What do you guys do for deceased victims that are on the roadway? cover or not to cover, its been a battle between the PD and the FD in our department. The PD says if we cover a body we could contaminate the crime scene, so they say not to cover them, and in the last couple of weeks we were told that we (the FD) would be going back to covering them, buts its been also asked of us to come up with some sort of screen (handmade or commercial) that could be used. What do you guys use out there? do you cover or not? looking for some ideas that would be:
Compact size - must be carried on all apparatus
If Disposable – must be inexpensive
If Reusable – must be durable
Commercially available options are eligible (although internally produced screens will probably have an advantage due to cost)
stand up in high winds and poor weather
We use sheets. In Ohio, if this is an MVA, the fire department is in charge until WE turn the scene over to law enforcement. This is per the Ohio revised code. If this is a crime scene, all bets are off, law enforcement is in charge.
WE COVER THE PERSON,USUALLY EMS IS RIGHT THERE ANYHOW.WE HAD PRETYY BAD MVA DURING A BAD RAINSTRORM ONE NIGHT-CAR WAS TBONED-AFTER EXTRICATING THE ONE PERSON-PASSENGER WAS DOS AND REALLY TORE UP-SHP DID THE INVESTIGATION-THEY LET THE FLAT BED WRECKER HAUL THE CAR TO A NEARBY CHURCH PARKING LOT OFF OF THE HIGHWAY- WHERE WE FINISHED CUTTING OPEN THE CAR AND REMOVED THE VICTIM-WE EVEN STOOD AROUND THE CAR WITH SHEETS-(LOT WAS VISIBLE FROM HWY)
We Cover the patient with a cot sheet is they are DOA. But most of the time this isnt an issue as, on major highways our fire dept protocal is to use apparatus to inclose the scene in this situation, of course you have to keep access for medic and coroner, and PD to do there work, but i deff agree with all of you, it's just not morally right to leave them in the middle of the road uncovered, that would be a sad thing for a friend to happen to go by and see there dead friend in such raw shape, wouldnt you agree
In Texas, a fatality on the roadway IS a crime scene until ruled otherwise by the ME and DA. There is always a chance of contamination so crews should be trained to disturb as little as possible. In my area, the roadway is closed until the body has been removed by the ME, and the scene is cleaned up. On the freeways where there is the probability of veiwing by opposing traffic, then the body is covered with a disposible sheet and if necessary, weighted on the edges with a couple of cribbing blocks which then become part of the crime scene until released.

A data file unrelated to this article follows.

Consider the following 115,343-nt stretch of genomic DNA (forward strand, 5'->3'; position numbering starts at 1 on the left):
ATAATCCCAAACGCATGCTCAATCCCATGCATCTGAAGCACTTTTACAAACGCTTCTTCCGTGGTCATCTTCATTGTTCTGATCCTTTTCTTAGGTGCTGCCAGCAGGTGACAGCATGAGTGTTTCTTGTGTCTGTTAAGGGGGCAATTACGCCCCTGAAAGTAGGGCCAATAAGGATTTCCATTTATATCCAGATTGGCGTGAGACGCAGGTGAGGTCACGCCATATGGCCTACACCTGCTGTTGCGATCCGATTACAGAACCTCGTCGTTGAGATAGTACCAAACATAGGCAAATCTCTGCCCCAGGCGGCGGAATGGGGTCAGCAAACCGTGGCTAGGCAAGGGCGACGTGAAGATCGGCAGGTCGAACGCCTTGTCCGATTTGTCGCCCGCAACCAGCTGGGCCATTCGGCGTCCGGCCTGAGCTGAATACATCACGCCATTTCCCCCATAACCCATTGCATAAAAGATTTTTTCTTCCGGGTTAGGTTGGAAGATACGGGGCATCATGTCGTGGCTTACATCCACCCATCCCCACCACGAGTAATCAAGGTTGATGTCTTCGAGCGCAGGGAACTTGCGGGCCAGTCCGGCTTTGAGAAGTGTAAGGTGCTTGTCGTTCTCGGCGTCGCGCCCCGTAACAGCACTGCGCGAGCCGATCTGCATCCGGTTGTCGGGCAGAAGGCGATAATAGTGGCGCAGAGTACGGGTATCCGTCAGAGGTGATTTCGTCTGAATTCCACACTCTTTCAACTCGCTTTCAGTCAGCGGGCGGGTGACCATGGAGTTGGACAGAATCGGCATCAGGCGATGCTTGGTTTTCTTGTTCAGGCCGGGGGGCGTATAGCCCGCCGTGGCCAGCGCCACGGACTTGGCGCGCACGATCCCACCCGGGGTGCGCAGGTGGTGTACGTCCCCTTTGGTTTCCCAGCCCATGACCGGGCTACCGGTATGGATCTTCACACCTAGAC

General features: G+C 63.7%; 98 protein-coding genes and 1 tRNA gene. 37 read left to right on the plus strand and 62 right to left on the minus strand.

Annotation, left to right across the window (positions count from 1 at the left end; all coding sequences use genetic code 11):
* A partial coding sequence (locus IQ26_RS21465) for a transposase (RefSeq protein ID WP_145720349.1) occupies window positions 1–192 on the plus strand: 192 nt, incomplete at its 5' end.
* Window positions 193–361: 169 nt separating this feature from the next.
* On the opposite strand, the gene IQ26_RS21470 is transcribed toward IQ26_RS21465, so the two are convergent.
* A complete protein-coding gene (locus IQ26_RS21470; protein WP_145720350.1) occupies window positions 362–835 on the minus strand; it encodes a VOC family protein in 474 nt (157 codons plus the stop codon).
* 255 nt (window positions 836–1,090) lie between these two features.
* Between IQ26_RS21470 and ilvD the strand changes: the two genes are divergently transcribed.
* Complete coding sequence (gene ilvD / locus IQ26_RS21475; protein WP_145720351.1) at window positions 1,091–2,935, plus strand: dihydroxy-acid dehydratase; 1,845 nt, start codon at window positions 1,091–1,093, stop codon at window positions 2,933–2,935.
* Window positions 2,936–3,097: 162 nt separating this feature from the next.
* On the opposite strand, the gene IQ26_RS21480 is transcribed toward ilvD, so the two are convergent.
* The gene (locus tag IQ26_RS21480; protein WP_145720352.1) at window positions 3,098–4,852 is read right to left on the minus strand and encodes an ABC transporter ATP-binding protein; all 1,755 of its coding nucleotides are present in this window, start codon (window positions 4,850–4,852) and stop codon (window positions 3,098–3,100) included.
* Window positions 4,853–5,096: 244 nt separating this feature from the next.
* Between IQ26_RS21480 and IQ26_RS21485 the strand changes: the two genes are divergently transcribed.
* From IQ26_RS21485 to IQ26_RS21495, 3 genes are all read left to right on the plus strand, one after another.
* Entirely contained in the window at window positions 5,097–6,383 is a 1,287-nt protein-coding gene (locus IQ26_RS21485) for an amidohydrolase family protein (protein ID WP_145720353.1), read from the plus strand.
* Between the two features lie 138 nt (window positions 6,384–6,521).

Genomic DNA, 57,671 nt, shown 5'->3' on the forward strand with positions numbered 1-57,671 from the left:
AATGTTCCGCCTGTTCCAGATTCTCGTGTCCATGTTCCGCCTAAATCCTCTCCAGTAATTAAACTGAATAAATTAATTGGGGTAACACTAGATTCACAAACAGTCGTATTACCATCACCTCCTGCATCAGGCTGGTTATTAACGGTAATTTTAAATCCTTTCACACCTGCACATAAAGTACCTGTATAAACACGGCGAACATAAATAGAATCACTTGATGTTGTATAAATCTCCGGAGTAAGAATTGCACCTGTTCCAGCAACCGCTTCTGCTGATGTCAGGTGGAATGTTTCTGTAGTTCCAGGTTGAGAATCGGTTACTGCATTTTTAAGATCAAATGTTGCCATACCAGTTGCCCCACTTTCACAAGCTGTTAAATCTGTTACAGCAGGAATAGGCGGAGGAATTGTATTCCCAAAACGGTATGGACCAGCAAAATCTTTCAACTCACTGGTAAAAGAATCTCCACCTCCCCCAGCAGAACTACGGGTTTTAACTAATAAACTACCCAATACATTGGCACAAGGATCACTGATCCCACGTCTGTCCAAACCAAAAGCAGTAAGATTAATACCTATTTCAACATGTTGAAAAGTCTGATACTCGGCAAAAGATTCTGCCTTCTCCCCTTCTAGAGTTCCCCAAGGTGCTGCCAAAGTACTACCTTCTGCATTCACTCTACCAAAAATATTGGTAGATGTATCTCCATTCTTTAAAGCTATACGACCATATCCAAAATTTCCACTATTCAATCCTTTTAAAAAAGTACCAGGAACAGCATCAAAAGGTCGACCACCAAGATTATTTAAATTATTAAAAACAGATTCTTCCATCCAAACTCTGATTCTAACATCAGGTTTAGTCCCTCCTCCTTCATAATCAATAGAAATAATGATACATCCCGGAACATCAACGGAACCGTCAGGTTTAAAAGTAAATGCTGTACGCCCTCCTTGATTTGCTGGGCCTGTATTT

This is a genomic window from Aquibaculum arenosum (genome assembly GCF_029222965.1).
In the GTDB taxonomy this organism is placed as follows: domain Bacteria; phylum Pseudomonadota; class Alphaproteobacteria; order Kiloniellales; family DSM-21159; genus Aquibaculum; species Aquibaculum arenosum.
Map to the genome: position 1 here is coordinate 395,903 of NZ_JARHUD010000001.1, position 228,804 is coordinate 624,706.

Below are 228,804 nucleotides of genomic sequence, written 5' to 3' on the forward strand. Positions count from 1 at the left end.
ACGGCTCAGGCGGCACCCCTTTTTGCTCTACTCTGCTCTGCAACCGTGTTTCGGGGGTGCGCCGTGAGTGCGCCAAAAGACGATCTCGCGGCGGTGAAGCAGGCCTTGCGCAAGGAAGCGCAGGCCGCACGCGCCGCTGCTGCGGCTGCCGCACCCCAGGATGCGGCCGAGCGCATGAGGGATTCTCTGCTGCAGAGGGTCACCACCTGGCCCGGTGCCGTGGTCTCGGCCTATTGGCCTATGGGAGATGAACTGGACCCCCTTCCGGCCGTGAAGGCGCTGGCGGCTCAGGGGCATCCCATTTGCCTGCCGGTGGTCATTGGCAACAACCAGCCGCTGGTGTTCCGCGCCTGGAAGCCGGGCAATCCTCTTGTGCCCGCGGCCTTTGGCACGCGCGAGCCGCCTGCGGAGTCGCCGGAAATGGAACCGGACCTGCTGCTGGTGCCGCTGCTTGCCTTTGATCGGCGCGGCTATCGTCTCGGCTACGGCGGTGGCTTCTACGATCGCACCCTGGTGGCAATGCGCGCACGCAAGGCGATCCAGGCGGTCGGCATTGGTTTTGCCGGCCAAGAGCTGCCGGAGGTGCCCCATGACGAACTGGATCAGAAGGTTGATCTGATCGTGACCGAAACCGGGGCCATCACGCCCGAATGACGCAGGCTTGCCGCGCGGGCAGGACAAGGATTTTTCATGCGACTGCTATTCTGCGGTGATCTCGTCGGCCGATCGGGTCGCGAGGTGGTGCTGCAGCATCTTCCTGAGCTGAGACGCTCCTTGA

We generally try to put a tarp up to keep the passerbys from staring and believe it or not from taking pictures. Our department does't run rescue so it is the rescue squad's responsiblity to remove the body. Generally they will go ahead and put them in the rescue squad or in a body bag. We don't seem to have an issue with the PD when it comes to this sort of thing.
I used to work for a PD before I became a FF. If we rolled up to a scene with a body in the road way we had a disposable yellow sheet that we would cover them with. Mostly used when it was raining out to PRESERVE evidence. Also the sheets had tape along the edges that could be peeled apart to stick to cars and such to cover windows or we would use guard rails or anything else they could stick to. Pretty handy little things come in little clear bags and you just rip open and deploy. I agree with some of the other comments though, your PD and FD need to have a little pow-wow and talk things out so you wont have any confusion.
we had a fatality of 14yr old a few months back. It wasn't a crime just a freak accident involving a four wheeler and a muddy ditch (he was a DOA). I wasn't on the run due to being on leave (pregnancy) but the guys who were pulled the youngster out of the ditch and cleaned him up for the familys sake, then covered him until further instruction was recieved. His parents were grateful for their work, and asked the fire dept to be present at his burial site that day so we went with all the trucks and lined up at the gate. Family, friends, and visitors alike all said that they'd never seen a dept reach out with their hearts the way ours did. They said they'd never forget the day they saw the hearts of our fire dept.